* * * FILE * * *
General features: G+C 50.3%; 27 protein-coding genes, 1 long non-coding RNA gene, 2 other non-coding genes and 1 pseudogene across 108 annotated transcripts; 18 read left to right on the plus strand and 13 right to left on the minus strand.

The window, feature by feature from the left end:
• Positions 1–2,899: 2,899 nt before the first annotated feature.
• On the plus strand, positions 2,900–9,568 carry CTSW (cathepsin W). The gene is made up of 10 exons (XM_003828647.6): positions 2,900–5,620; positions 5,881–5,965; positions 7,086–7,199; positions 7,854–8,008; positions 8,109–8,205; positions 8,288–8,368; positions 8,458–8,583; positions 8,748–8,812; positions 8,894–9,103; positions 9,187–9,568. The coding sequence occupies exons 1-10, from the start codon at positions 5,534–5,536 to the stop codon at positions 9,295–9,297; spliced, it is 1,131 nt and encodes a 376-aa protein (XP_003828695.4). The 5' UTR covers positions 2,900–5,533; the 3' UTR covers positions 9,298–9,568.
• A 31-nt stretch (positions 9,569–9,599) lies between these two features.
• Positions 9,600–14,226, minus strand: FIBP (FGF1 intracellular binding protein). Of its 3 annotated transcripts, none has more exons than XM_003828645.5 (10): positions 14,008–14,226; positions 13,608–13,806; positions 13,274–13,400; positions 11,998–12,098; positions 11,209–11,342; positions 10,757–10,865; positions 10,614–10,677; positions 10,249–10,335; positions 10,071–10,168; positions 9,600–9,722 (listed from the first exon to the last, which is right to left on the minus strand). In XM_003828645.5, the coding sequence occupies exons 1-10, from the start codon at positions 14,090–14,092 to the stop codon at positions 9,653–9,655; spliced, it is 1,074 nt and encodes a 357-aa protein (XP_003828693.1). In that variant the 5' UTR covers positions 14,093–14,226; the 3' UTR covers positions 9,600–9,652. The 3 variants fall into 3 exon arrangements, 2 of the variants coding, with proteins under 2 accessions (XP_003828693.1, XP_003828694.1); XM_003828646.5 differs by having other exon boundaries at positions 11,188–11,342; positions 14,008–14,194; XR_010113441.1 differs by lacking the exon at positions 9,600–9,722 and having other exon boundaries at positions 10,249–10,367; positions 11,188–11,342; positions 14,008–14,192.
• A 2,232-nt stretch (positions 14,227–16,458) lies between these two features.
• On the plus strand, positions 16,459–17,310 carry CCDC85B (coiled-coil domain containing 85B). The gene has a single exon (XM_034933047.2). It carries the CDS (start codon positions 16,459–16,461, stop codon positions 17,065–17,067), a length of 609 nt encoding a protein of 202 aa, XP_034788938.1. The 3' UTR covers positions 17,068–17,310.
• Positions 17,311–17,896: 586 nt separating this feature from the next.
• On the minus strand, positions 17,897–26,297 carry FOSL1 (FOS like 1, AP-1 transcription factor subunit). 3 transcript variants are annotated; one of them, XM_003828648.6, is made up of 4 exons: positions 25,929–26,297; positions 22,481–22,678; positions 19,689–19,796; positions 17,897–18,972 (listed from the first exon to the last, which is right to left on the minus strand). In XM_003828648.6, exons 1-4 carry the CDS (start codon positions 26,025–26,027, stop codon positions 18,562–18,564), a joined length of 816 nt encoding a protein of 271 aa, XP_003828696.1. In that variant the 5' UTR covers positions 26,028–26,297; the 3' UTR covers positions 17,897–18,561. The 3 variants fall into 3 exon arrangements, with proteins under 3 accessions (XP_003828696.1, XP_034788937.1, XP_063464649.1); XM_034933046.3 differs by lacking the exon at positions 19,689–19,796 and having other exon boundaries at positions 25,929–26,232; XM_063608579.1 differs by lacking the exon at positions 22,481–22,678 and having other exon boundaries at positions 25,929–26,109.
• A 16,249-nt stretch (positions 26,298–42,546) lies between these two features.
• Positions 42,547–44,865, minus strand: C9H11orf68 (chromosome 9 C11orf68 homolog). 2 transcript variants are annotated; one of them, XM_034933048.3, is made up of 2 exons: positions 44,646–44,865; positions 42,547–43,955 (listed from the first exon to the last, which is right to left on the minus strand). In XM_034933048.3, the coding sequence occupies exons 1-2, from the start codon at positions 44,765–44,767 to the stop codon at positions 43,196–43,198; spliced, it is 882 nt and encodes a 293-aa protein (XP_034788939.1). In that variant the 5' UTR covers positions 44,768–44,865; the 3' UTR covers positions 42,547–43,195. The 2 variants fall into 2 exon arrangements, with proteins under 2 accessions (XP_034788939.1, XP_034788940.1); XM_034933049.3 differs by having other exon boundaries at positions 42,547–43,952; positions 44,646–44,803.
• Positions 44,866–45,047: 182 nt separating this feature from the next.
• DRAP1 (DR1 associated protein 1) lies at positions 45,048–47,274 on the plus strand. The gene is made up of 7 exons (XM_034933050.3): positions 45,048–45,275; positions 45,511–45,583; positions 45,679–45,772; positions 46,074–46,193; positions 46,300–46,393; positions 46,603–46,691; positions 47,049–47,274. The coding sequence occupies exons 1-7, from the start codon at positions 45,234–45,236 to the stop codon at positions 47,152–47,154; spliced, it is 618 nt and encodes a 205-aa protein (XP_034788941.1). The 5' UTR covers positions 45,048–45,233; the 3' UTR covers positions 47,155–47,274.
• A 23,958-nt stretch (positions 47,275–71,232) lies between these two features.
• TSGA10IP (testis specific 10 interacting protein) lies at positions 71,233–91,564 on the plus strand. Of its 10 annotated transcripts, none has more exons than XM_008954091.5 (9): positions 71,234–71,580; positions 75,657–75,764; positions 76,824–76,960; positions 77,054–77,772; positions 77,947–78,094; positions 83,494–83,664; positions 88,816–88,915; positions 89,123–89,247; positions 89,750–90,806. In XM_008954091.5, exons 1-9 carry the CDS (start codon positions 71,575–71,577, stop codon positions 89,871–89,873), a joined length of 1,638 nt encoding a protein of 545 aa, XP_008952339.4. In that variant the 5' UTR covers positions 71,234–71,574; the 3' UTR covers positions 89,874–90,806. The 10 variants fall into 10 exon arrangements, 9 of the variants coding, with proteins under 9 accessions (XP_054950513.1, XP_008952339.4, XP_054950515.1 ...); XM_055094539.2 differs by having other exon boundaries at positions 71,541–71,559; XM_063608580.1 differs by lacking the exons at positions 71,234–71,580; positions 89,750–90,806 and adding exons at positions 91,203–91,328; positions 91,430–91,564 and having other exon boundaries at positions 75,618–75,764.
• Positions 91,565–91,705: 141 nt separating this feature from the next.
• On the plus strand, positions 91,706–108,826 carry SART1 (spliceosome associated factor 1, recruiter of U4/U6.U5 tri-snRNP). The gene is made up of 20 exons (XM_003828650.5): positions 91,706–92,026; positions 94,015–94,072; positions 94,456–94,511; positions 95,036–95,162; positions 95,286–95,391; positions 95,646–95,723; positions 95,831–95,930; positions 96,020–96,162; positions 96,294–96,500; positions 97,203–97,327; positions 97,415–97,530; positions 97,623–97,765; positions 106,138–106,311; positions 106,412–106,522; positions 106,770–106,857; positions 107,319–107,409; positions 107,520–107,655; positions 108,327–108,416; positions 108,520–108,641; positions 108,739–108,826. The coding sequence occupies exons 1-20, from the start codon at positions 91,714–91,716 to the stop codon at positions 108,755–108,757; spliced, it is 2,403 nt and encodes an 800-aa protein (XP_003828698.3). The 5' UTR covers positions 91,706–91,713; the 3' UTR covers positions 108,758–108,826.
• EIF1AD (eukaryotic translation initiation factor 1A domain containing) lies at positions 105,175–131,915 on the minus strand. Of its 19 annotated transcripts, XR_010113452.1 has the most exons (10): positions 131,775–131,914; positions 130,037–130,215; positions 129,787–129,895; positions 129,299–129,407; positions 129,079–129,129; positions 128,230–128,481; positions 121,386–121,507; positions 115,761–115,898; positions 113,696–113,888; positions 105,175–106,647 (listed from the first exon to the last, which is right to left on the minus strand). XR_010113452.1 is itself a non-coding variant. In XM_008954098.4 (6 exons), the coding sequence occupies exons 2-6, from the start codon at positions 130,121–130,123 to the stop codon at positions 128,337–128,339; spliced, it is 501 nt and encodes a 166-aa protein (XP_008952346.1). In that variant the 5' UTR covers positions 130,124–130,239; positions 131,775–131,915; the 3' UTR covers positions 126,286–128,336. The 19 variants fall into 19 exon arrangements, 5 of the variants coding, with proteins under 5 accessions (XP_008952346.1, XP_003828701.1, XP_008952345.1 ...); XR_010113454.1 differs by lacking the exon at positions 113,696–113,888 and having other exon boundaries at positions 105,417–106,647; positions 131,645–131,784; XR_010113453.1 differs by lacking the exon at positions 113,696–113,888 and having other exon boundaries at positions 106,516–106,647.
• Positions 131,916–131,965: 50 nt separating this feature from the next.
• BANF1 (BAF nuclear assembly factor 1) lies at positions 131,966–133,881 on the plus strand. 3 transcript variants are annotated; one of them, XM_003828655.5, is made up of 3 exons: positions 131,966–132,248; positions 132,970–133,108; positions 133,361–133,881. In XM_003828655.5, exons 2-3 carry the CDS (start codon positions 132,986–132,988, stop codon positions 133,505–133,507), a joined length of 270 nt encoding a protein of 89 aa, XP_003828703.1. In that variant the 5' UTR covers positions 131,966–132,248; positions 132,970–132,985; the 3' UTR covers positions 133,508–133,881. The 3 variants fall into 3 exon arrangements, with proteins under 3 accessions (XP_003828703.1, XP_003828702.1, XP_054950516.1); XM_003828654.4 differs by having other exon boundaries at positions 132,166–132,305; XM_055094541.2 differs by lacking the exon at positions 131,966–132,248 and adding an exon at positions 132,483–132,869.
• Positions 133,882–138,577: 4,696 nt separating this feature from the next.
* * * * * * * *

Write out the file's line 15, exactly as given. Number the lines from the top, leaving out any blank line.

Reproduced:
• A 23,958-nt stretch (positions 47,275–71,232) lies between these two features.